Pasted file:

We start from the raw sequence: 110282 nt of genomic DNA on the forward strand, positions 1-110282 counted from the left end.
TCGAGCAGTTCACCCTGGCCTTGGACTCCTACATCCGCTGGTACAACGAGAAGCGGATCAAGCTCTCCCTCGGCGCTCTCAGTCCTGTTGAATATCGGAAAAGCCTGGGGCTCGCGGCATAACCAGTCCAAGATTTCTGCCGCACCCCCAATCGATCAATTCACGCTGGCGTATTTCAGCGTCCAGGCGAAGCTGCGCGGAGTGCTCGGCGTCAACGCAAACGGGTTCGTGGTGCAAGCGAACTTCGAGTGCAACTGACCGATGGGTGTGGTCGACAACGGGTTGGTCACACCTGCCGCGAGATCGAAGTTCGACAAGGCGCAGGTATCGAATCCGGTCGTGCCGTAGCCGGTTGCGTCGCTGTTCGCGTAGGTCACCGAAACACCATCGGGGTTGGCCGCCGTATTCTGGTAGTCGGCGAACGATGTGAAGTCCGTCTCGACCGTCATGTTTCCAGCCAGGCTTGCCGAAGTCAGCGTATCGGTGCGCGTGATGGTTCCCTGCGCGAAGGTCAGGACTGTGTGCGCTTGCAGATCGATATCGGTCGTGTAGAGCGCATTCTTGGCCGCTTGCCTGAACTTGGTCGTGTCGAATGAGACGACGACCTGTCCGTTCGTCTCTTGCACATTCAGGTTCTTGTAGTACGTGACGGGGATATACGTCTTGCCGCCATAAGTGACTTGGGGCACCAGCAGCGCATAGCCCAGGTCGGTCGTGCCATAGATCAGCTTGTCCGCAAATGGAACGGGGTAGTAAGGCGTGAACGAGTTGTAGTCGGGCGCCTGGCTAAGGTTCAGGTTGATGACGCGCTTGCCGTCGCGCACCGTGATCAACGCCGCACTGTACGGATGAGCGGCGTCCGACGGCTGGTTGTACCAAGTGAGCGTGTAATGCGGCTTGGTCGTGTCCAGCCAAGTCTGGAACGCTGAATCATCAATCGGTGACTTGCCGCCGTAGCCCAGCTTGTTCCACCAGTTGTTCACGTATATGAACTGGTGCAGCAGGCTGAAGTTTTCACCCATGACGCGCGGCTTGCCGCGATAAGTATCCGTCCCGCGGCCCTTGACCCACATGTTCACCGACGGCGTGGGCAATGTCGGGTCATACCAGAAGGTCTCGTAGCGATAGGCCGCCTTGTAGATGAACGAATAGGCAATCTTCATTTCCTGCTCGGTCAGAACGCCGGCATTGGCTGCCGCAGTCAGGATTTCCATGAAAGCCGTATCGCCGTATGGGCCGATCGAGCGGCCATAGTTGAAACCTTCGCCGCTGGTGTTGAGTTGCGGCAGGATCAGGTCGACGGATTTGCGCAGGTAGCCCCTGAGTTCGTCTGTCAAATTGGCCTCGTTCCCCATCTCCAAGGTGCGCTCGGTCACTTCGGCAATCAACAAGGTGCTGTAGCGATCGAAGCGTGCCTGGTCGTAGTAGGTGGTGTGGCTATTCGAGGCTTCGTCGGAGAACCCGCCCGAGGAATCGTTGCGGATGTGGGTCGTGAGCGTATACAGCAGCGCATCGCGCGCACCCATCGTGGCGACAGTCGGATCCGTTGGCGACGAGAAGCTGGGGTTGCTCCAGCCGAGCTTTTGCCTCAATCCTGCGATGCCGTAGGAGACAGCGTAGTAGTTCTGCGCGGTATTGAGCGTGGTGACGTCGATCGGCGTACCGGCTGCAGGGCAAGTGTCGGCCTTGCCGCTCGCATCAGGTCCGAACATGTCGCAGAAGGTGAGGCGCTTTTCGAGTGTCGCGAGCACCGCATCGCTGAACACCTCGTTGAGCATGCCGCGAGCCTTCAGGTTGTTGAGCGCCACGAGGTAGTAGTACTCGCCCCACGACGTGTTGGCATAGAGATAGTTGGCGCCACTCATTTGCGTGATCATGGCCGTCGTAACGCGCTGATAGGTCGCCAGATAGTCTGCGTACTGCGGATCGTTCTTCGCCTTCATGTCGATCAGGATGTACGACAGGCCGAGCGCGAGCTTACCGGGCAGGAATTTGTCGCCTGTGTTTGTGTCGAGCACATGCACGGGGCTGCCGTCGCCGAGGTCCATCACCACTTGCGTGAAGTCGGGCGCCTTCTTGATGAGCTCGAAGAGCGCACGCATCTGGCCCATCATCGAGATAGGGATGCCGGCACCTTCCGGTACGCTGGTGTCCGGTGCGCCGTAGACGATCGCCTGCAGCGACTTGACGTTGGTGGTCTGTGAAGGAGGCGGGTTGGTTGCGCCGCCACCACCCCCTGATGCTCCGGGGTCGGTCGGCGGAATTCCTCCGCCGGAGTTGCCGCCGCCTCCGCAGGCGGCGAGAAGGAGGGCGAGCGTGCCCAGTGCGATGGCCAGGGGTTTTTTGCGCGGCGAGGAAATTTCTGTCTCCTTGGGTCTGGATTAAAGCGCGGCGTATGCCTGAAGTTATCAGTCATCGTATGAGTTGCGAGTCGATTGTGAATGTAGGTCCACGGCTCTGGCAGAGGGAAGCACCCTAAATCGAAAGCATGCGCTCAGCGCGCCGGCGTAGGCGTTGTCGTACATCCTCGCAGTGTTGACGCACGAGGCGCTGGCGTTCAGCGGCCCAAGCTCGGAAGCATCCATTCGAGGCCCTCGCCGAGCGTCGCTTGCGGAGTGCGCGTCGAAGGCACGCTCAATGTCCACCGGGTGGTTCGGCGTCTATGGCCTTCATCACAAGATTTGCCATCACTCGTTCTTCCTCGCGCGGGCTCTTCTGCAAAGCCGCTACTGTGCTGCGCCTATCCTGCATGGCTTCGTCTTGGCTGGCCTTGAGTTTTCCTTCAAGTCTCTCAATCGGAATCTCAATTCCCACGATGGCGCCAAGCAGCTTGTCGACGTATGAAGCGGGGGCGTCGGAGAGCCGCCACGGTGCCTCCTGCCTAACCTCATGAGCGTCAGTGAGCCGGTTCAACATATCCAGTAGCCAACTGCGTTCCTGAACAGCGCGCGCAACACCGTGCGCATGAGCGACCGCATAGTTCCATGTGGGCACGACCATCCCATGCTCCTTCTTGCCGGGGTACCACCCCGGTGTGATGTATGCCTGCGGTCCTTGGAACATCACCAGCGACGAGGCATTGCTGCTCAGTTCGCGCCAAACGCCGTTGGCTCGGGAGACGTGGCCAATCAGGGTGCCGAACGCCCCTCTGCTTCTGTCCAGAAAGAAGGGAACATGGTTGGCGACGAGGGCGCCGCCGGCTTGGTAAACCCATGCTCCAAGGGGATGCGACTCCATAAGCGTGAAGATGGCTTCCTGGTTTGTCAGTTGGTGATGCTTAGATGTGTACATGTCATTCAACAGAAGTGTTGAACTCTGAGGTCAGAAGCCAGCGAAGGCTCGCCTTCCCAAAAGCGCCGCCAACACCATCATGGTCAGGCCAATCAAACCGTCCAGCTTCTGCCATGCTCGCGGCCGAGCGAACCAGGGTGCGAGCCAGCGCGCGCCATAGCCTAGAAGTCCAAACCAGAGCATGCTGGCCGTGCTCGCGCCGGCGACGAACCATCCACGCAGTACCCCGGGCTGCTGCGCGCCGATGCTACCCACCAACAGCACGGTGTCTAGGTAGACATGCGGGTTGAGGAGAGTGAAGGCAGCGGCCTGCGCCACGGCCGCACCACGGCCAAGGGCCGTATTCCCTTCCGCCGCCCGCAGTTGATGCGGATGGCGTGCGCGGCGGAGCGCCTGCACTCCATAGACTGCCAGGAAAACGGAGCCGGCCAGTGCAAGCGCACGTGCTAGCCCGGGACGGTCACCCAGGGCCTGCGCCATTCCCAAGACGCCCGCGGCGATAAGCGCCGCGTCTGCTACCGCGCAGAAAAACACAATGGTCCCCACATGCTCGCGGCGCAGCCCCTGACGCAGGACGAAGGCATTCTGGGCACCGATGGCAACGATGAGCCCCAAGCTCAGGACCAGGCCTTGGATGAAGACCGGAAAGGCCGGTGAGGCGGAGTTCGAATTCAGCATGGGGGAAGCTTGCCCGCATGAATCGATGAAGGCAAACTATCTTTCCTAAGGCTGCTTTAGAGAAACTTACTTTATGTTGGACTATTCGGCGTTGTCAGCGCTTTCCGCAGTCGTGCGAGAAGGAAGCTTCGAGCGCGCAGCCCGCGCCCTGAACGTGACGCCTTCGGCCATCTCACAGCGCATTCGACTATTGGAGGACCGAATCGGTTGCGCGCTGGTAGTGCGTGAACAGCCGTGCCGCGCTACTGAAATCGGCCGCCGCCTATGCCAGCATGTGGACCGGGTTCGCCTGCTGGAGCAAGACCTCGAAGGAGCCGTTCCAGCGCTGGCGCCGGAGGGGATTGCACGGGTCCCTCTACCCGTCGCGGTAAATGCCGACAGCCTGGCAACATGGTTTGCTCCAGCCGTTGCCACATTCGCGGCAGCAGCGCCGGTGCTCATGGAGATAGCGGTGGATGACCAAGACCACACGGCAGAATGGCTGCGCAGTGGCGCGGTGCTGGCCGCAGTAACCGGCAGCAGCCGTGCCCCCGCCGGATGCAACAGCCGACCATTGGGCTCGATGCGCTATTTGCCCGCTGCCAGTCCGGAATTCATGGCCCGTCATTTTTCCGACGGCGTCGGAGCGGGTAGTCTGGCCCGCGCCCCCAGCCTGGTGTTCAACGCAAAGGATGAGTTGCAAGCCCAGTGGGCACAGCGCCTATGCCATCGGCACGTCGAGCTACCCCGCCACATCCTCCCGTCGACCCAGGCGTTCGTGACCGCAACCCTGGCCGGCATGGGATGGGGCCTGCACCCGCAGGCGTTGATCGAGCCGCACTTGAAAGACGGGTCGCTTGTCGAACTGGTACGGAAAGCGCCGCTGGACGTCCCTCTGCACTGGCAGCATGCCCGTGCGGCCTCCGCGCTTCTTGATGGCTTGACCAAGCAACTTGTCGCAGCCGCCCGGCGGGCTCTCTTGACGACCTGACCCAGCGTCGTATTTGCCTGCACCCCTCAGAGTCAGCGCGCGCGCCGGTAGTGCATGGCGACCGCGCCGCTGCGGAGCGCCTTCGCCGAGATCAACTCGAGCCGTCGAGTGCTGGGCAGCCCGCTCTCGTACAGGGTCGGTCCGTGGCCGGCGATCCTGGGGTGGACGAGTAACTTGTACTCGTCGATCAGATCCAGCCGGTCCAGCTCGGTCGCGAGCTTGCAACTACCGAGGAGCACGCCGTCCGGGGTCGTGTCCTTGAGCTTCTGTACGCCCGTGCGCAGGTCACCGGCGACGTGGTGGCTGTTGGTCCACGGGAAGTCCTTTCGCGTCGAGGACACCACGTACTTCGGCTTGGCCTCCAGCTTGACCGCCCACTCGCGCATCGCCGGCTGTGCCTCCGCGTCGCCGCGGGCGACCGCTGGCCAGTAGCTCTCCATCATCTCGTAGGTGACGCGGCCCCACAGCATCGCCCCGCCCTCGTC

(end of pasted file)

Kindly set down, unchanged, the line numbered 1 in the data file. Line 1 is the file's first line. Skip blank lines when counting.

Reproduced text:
We start from the raw sequence: 110282 nt of genomic DNA on the forward strand, positions 1-110282 counted from the left end.